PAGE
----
Saturday, June 23, 2007

Today I learned that there is a right and wrong way to sacrifice a goat...

OK Nepali readers... this one may upset you... I share this for those who are not here... because I had an excellent day, really!

The most mind blowing thing happened today... we took our 19 students to a village about 20km from Kathmandu (amazing) and then we started to walk to a Hindu/Buddhist temple complex way up on a mtn...

The professor decided that we should all stop out in the middle of a rice field (nice, spectacular view, etc) and (a resting place with little but very old altar temple like place with Hindu rites going on....). So we brought them all together, and we were talking about things to look for ethnomathematically.. .and there was a family who decided to sacrifice a goat while I am talking. I found out later that the students were upset because the family doing it was doing it wrong (apparently NEVER to Ganesh, etc)... so today I learned that there is a right and wrong way to sacrifice a goat... not that I want to sacrifice a goa t, ever, but nice to know I guess...

It was such a mind blower... the rest of the day was equally amazing... but I wanted to share... pictureless as I can't get to my pics or my computer until tomorrow... amongst other things we ran into a guru who talked to us about math and learning, some amazing geometric Buddhist chaitras, looked at a lot of architecture, etc... all sorts of things as we climbed the hill and the forest then back into town that will give them years of research and mathematical models...

The students are amazing... really good folks, really creative... I am truly blessed (with out the goat... please).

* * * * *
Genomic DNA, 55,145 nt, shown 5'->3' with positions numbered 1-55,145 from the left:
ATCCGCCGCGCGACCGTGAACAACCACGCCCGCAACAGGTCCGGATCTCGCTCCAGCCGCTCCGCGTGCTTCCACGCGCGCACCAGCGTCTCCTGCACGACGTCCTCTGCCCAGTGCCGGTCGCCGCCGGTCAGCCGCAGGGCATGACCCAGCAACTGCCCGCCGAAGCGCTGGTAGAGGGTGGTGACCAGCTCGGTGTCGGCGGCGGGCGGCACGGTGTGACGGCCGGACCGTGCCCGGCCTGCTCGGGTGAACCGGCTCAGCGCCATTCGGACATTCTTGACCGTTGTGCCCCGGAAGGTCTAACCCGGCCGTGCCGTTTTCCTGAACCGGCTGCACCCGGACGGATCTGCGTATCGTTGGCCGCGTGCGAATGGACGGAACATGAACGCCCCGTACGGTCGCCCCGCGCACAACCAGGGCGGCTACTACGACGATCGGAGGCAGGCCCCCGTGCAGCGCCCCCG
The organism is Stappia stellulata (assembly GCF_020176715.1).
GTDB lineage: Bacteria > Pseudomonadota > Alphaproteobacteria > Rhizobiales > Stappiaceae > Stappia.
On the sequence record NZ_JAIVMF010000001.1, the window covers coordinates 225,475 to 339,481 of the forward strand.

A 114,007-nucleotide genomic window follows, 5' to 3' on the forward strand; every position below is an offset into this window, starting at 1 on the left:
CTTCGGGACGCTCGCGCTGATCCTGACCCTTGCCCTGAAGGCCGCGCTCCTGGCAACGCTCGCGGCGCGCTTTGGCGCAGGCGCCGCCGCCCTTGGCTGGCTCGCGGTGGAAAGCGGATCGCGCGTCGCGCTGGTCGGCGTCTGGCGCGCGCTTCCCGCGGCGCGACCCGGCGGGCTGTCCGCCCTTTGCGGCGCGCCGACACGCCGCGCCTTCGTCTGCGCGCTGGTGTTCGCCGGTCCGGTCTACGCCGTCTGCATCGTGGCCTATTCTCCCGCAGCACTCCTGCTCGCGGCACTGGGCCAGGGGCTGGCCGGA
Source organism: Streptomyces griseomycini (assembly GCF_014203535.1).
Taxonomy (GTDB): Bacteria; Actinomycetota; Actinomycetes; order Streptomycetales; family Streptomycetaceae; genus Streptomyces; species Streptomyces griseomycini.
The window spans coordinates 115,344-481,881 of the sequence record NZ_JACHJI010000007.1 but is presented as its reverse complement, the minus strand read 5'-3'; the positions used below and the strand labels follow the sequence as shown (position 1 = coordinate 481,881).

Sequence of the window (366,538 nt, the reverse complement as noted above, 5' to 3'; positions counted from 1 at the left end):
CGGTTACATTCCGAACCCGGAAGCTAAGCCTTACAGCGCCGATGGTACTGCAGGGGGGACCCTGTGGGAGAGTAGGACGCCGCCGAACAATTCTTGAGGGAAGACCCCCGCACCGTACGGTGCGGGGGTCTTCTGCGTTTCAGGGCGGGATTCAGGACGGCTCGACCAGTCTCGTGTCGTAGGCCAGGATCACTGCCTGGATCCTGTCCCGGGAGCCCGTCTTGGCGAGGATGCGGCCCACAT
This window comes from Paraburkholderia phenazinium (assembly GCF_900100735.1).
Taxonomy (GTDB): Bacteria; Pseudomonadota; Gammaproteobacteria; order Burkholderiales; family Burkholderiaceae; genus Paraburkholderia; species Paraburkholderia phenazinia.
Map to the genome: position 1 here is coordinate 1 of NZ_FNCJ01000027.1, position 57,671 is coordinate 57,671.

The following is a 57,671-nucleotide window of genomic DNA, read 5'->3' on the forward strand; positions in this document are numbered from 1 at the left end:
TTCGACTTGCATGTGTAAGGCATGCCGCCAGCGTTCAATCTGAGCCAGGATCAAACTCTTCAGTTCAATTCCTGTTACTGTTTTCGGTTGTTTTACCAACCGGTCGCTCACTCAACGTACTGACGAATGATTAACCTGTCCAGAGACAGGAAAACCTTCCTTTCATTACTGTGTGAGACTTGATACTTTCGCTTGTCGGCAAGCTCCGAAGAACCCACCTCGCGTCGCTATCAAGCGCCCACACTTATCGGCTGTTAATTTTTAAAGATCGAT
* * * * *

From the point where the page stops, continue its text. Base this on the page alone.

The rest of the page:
Friday, June 22, 2007

Evening Rainbow





Corn three weeks ago from office window and now

















Thursday, June 21, 2007

Pictures from Patan






























Patan is a 10 minute walk from the School of Education.
The rice now growing freely in the paddy outside my office window is about a foot tall now, and the corn which was just about a foot tall is tasseling already (3 weeks!) woo hoo!

I might be able to finagle a free flight to Namche Bazaar - the kickoff point for Everest treks... 3480m (a mere 11400ft). I guess they have a great Saturday market there... you know what they say "when the tough get going, the tough go shopping at 3400m!"

How Much Land Does a Man Need?

My colleagues were asking me if I had read these stories... very timely tho written a longtime ago by Tolstoy.

See: http://www.katinkahesselink.net/other/tolstoy.html

The Wedding














































This morning I was invited to accompany a colleague to a wedding...

also some snaps of the up the Durbar Marg towards the Royal Palace.

From my son... I can't be prouder!

Hey everyone, I just came across this great article about the Monument that was constructed to all of the dead and disappeared. I'm currently working on a team that's doing a second pass at the names. The monument is great but it's nowhere near complete. http://www.elsalvador.com/noticias/2006/11/02/nacional/cambio1.aspthe article is in Spanish, but you can use something like babelfish to translate the entire webpage for you. you just have to copy the link of the article into the box in babelfish. http://babelfish.altavista.com/enjoy!Spencer

Tuesday, June 19, 2007


obrigado Sonia!

notice that each number corresponds to the number of angles...

Ruminations...









Ruminations from late lastnite...